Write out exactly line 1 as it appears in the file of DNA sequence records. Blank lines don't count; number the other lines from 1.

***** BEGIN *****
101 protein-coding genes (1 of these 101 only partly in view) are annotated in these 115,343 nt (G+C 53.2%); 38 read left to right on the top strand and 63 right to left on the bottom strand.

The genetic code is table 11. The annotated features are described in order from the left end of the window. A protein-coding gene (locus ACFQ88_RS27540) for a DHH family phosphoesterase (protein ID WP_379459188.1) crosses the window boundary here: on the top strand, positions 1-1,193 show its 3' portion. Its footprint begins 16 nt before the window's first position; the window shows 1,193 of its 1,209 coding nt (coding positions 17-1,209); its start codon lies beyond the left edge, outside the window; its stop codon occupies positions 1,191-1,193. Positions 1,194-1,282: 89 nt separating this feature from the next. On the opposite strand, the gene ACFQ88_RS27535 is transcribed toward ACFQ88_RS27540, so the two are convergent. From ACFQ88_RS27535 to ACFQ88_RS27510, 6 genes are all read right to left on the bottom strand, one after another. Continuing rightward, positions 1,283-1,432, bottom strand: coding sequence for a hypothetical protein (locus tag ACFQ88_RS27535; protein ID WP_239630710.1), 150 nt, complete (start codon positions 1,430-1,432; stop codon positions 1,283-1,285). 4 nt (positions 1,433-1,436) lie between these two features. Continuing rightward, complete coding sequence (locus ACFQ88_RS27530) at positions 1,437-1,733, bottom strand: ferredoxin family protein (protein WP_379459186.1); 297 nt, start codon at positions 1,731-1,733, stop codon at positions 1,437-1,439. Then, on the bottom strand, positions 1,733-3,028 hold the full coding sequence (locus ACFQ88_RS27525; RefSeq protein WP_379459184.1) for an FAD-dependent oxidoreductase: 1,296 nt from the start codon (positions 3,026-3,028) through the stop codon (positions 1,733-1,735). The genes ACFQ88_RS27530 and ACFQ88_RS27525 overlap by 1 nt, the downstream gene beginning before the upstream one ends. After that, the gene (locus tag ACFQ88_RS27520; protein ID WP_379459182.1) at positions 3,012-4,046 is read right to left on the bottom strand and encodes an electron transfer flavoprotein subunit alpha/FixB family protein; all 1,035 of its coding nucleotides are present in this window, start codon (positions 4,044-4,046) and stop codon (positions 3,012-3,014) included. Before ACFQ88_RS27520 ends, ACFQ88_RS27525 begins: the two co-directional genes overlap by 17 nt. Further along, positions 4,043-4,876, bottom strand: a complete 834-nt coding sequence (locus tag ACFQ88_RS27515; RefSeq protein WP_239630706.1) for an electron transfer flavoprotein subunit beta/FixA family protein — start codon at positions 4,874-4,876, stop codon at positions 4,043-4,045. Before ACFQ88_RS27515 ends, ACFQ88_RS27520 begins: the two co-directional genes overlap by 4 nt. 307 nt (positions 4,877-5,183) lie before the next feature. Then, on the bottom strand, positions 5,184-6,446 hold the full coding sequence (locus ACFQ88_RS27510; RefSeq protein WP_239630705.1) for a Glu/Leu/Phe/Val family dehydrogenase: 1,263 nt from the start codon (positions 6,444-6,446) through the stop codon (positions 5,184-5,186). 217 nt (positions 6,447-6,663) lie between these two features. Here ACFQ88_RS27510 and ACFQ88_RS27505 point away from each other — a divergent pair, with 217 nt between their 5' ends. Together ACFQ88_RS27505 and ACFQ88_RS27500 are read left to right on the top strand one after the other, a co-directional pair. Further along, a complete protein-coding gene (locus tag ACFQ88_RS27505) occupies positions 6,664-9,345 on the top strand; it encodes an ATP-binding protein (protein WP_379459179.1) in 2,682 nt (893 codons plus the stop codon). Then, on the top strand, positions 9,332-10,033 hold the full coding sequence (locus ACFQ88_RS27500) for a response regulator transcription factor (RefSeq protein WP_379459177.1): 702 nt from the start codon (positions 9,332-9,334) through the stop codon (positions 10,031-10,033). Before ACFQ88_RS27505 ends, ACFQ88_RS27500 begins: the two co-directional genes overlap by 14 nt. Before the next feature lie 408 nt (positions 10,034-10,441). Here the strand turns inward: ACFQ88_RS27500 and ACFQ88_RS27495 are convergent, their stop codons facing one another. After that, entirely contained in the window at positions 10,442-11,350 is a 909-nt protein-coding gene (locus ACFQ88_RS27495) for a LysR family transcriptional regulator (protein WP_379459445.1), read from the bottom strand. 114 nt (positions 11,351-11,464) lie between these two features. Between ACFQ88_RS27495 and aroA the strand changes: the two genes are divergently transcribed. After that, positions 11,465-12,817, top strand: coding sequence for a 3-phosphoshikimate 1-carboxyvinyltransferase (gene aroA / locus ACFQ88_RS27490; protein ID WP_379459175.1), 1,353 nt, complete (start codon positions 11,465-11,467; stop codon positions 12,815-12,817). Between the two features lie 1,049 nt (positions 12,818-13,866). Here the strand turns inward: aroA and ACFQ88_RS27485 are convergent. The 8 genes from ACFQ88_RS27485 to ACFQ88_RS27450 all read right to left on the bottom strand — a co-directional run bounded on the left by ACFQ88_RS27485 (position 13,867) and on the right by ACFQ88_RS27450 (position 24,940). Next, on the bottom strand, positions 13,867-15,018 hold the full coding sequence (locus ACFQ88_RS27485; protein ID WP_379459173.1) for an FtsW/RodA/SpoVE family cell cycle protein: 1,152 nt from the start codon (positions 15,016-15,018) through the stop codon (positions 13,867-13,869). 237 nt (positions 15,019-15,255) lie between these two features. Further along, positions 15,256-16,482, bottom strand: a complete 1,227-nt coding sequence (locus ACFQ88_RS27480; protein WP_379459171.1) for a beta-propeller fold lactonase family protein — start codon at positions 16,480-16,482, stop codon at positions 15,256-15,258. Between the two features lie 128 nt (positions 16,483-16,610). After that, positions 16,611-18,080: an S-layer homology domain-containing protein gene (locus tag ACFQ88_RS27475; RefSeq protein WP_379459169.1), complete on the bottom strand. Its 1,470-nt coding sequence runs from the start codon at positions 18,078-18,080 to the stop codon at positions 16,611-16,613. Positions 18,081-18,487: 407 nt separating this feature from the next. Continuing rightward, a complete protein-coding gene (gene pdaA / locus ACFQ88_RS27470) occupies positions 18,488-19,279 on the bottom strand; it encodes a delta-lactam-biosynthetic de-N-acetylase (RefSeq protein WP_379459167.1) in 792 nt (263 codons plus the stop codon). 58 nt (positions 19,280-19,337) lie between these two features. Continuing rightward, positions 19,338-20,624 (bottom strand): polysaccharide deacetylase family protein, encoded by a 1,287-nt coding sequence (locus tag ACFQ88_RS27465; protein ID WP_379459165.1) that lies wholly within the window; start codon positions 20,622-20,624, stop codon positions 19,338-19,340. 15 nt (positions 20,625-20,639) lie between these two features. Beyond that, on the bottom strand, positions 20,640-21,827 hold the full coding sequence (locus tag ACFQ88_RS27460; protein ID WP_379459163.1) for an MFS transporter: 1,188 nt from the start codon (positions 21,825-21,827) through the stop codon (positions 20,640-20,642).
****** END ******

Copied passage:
101 protein-coding genes (1 of these 101 only partly in view) are annotated in these 115,343 nt (G+C 53.2%); 38 read left to right on the top strand and 63 right to left on the bottom strand.